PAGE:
Te Rūnanga o Ngāi Tahu Chief Operating Officer Julian Wilcox says Ngāi Tahu will support whānau in the Muslim community as they struggle to cope with the impact of the devastating events which unfolded last Friday.
"We acknowledge they're a different people from a different culture, with different values but we must work together to resolve this problem. To resolve this problem for the families who're heavily affected by what has happened," says Wilcox.
He told Te Ao that working together with the Muslim people will bring love and unity and help develop a deeper understanding of how the iwi can better support them through this difficult time.
"One embodiment of that relationship was seen in the prayers to remove the tapu this morning. Secondly, working with families so they can care for their relatives and the victims.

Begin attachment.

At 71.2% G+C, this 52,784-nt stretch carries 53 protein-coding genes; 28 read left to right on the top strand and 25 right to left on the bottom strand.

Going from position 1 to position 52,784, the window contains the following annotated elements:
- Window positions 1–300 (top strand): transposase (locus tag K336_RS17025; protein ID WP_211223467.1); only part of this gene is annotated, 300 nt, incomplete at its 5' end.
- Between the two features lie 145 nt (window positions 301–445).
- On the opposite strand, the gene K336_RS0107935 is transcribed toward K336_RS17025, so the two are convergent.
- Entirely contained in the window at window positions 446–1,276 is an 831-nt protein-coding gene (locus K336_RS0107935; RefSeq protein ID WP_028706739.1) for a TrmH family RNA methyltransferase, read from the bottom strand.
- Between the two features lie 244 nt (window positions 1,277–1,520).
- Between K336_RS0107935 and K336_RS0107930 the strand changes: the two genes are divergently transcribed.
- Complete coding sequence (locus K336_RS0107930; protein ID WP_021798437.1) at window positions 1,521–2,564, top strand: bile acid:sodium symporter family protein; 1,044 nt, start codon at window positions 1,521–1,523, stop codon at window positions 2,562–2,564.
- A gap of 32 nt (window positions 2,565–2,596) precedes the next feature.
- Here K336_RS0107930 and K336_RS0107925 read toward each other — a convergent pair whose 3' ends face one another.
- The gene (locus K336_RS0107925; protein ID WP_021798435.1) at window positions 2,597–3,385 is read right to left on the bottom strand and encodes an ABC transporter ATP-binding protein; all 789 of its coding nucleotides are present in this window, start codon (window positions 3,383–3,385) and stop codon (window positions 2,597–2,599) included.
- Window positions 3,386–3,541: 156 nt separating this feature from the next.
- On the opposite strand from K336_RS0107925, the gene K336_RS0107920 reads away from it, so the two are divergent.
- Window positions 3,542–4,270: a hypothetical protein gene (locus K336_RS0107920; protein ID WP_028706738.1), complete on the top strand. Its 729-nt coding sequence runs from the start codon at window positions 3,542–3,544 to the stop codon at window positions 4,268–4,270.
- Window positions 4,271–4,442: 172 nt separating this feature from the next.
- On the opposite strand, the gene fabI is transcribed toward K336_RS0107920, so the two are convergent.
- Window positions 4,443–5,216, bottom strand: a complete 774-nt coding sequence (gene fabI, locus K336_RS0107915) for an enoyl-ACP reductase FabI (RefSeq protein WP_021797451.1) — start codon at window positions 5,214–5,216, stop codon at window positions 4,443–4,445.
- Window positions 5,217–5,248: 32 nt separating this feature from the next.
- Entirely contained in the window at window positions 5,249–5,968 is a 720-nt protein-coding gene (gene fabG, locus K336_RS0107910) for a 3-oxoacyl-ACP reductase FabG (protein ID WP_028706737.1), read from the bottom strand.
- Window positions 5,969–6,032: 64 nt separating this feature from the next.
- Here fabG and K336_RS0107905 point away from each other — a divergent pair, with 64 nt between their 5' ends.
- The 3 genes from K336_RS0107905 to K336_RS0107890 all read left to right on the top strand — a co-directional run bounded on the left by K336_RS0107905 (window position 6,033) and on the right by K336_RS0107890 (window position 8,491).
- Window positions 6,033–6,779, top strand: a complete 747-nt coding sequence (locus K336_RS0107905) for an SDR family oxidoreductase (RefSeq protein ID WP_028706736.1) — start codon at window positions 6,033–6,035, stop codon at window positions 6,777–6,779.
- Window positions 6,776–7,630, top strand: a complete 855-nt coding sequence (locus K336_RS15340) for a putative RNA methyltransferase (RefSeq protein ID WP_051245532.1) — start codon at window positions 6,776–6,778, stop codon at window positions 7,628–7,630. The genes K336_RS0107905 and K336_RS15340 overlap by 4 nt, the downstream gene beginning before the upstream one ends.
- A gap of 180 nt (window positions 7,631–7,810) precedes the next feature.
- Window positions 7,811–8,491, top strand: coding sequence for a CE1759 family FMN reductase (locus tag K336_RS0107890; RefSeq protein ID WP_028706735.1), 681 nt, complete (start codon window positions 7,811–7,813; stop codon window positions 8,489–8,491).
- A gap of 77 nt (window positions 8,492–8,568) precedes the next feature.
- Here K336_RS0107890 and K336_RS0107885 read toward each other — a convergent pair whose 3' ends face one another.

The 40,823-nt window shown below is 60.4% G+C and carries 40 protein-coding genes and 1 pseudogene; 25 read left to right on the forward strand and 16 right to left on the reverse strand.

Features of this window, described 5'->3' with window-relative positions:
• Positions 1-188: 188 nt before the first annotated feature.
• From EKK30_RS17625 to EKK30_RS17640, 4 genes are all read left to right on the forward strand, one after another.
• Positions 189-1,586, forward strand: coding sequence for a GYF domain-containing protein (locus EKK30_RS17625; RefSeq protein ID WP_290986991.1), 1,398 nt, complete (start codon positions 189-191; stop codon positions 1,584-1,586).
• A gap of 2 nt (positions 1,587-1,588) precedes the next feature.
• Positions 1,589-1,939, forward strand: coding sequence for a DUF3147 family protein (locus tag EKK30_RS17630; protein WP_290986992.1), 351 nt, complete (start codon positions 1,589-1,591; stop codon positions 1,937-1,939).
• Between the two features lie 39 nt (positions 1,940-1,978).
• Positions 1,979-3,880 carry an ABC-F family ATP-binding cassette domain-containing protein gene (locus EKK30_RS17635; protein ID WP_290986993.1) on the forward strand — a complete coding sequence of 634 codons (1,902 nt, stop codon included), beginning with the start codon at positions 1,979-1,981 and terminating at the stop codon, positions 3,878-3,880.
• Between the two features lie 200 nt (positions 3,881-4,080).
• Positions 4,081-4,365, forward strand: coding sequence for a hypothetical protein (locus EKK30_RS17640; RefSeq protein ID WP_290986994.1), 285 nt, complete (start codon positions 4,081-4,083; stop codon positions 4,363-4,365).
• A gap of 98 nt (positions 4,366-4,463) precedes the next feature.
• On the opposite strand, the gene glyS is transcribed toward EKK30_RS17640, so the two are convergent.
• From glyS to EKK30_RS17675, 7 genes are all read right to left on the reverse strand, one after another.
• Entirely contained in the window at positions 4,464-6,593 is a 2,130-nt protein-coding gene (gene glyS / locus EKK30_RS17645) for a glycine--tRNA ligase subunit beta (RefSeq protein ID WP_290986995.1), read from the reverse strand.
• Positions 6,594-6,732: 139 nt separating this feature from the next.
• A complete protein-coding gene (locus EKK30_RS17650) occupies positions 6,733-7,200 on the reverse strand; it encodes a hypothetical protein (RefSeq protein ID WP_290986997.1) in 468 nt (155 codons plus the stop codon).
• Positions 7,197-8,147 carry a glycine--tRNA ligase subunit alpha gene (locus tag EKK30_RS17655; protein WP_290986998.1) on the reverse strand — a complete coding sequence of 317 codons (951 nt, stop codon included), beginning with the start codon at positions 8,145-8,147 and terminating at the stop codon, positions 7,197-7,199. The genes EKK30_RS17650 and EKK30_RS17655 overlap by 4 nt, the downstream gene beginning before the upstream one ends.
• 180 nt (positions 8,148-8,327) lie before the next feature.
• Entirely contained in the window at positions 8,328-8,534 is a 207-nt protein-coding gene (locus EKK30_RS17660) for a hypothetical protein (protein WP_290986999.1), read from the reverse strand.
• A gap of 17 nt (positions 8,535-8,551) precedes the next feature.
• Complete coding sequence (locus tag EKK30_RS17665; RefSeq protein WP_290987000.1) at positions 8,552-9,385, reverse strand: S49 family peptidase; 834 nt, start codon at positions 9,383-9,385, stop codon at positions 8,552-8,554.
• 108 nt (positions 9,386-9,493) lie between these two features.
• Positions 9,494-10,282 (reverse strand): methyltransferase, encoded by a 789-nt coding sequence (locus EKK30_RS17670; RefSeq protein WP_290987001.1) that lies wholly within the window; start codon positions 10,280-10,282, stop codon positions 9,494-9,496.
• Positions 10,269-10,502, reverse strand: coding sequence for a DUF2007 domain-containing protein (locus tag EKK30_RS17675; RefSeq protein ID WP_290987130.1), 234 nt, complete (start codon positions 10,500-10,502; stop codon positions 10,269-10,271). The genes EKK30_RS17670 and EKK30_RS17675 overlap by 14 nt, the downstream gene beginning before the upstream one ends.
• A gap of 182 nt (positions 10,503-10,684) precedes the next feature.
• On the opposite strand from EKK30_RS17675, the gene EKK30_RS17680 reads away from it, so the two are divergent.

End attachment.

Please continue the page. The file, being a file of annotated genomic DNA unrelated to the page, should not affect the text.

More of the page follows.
"They haven't said when the bodies will be returned to them, but that's when the leaders of Ngāi Tahu, Dr Te Maire Tau and other leaders of the wider community will work with the Muslim people to quickly and safely return the bodies to them.
"Te Rūnanga o Ngāi Tahu has discussed the possibility of opening their marae to the families affected by the tragedy. All our local marae are currently closed at the advice of the New Zealand Police for security reasons. Tuahiwi, Rāpaki and Ngā Hau e Whā marae will be available for tangihanga, manaaki or accommodation will be made available.
"There'll be a time when the doors will be open to the Muslim families if they wish, and to support people who're arriving here. But time will tell and the needs of the Muslim people will dictate. If they don't wish to, our job will be done."